Near Hyde Park Just Down The Road From The Vanderbilts and Roosevelts.
Ogden Millses father was the co-founder of the Bank of California during the Gold Rush. This was his sons house. This house was their autumn house, their winter house was in NYC and summer house was in Newport, they also had a house in Paris, that house became General John J. Pershing’s headquarters during the war.


Front of House



Back of House

The house was designed by Stanford White of the famous McKim, Mead and White architectural firm. and was. built in 1895. It kinda looks like the White House which in this manifestation was also worked on by this firm.  The house has 79 rooms.  It had only five family bedrooms but they are the size of about five normal bedrooms put together. There were also 23 bedrooms just for the female staff of women who worked as maids, laundry women etc. Also had guest bedrooms, around 14 bathrooms, its own electric generating plant, a huge farm with champion cows and a barn so fabulous you could not believe it. The stall portion of the barn had a vaulted ceiling and was completely covered with white ceramic tiles from top to bottom. I was the Director of Education and assistant manager of this site. Part of my responsibilty was to design all the Christmas decorations though I had no experience with this type of work. I am just a poor boy who grew up in the projects and worked my way up.  Our Christmas open house started the day after Thanksgiving and lasted to January 2. During that time we would get thousands of people. It was a major attraction in the area. Also at  that time we would have two formal open houses at night. I had to train a whole group of  high school drama club students to come on those nights and act as the millionaire guest of the Mills family. We also lined the driveway with candles. All the Christmas decorations were suppose to be accurate to the time and social standing of the occupants. During the year I did tons of research reading Ladies Home Journal from the 1890s, tons of NY Times and NY Daily Tribune etc., mostly at the NY State Library and Manuscript Collections.  I finally found an article from the Gilded Age Period, around 1907, that actually depicted the rose trees on the dining room table along with the huge wreaths in the picture windows overlooking the Hudson River. I recreated the entire Dining Room from the description in this NY Daily Tribune article.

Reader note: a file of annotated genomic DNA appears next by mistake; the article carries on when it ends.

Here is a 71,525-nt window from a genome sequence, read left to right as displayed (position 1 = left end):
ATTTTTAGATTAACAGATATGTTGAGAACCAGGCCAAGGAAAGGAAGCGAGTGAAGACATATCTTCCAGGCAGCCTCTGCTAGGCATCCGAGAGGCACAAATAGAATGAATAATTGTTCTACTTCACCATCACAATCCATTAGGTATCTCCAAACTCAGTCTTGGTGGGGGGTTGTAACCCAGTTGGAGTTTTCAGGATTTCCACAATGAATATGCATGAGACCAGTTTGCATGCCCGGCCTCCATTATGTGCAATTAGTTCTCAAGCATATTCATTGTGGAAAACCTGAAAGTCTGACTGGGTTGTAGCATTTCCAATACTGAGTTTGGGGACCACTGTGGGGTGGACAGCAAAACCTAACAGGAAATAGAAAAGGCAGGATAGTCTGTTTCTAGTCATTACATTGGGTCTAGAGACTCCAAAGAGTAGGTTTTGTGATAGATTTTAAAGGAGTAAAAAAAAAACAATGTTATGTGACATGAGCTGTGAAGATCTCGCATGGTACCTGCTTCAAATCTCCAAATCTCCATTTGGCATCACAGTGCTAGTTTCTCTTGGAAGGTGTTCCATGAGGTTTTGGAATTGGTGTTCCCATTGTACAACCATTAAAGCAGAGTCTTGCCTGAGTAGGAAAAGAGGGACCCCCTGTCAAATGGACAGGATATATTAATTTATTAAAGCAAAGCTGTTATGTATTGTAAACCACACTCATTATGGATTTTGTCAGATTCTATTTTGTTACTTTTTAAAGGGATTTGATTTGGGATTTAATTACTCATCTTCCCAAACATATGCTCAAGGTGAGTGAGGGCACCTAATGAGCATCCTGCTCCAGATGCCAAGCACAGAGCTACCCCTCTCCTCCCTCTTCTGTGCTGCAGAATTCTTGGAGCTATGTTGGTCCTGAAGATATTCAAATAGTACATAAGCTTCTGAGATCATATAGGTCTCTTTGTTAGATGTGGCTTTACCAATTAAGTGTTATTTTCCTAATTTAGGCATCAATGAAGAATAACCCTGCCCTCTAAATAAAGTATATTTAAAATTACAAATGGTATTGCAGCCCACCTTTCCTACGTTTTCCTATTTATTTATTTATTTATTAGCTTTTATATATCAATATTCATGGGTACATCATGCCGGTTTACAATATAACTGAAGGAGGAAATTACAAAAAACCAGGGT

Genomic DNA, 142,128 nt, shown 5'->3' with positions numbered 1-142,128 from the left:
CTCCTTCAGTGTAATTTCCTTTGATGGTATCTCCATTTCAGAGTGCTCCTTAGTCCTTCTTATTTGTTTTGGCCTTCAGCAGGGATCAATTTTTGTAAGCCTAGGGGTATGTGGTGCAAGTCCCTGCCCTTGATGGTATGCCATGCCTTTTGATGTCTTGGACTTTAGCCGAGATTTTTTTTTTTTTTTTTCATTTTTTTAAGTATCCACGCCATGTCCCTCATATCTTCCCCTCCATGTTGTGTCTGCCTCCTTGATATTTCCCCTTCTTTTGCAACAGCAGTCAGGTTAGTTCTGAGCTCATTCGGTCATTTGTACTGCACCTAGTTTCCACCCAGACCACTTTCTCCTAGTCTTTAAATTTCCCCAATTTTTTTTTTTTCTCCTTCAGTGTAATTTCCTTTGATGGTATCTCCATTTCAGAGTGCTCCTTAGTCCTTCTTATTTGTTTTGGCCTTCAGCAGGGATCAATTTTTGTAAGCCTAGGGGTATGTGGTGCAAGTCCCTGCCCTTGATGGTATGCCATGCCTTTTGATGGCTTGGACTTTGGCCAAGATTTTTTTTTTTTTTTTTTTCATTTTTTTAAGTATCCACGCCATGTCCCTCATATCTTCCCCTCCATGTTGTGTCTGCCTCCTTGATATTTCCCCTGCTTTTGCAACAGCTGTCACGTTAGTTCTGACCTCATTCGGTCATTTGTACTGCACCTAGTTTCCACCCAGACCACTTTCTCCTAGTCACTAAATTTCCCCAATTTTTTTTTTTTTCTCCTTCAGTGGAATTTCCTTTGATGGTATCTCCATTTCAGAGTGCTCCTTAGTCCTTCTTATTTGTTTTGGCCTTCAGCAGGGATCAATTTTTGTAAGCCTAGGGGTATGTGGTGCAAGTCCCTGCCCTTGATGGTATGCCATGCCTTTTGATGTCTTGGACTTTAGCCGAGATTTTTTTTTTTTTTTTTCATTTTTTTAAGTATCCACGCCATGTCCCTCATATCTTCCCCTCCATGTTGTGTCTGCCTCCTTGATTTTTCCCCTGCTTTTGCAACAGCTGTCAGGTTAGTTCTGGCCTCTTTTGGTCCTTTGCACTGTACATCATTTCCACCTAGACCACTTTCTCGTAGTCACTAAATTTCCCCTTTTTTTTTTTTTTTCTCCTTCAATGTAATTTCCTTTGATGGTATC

Christmas Table 1993 - A version of this picture appeared in Hudson Valley Magazine but I thught this one was a little better.


First Night Of Christmas Open House - From front gate winding driveway is about 300 yards - we had candles lit all the way from gate to front door of house. Yes, hundreds of candles.


Another view of my table. Ceilings are 18 feet high. Room is something like 50 feet long with marble floors, marble walls with 18th century tapestries. I believe the table was about 20 feet long and we didn’t even put all the leaves in. All furniture is Louis XIV, XV, and XVI. All originally owned by the family and left in house when given to the State of New York. in 1937 by daughter of Mills, Gladys Phipps, wife of Henry Carnegie Phipps.


Christmas Table 1994 - I just finished It, set up my tripod and took this self portrait


My masterpiece just before Victoria Magazine came To shoot for their featured article in the December issue - my memory is fuzzy on this but I am guessing they had to wait a year before it got into the magazine. I have misplaced my copy of the issue but you would have to see the Victoria spread to do it justice. When I find it I will scan it and add it here. These are my own snapshots except the top two photos I borrowed off the web.


Christmas tree in Mrs. Mills sitting room. Ceilings are 18 feet so gives you an idea of tree size. In the center hall staircase we had a Christmas tree 28 feet high cut from the State Park where this house is located.


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